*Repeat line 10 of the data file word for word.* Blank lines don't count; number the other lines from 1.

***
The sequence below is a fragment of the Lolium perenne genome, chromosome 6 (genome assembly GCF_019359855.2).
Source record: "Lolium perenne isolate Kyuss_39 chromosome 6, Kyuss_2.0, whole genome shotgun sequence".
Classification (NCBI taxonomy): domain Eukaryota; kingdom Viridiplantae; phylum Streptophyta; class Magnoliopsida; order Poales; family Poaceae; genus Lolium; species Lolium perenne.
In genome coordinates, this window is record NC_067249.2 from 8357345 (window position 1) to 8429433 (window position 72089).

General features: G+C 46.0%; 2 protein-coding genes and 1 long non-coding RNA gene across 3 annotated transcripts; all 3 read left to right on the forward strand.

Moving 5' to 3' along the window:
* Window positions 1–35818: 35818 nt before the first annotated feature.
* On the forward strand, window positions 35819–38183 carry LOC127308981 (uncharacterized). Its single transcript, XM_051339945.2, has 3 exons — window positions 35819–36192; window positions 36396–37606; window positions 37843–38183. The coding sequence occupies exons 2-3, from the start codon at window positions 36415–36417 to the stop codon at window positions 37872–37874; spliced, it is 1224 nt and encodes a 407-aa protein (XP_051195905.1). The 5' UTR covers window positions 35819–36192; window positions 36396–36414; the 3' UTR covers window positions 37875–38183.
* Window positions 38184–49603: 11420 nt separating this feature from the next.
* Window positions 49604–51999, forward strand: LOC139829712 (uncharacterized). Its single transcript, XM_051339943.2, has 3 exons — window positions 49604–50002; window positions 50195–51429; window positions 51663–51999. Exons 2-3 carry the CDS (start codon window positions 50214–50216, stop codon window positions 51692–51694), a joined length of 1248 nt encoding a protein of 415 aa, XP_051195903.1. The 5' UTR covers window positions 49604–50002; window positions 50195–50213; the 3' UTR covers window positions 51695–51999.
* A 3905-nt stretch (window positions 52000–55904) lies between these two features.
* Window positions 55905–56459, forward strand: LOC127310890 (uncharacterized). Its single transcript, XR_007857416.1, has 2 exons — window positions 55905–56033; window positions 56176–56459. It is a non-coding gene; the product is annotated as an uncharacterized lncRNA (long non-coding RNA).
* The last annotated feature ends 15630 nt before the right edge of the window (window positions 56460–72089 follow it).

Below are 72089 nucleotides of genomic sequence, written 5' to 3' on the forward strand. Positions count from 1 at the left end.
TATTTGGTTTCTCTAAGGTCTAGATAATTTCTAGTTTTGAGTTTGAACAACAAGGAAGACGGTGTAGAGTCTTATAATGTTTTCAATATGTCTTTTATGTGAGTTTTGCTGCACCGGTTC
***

* Window positions 49604–51999, forward strand: LOC139829712 (uncharacterized). Its single transcript, XM_051339943.2, has 3 exons — window positions 49604–50002; window positions 50195–51429; window positions 51663–51999. Exons 2-3 carry the CDS (start codon window positions 50214–50216, stop codon window positions 51692–51694), a joined length of 1248 nt encoding a protein of 415 aa, XP_051195903.1. The 5' UTR covers window positions 49604–50002; window positions 50195–50213; the 3' UTR covers window positions 51695–51999.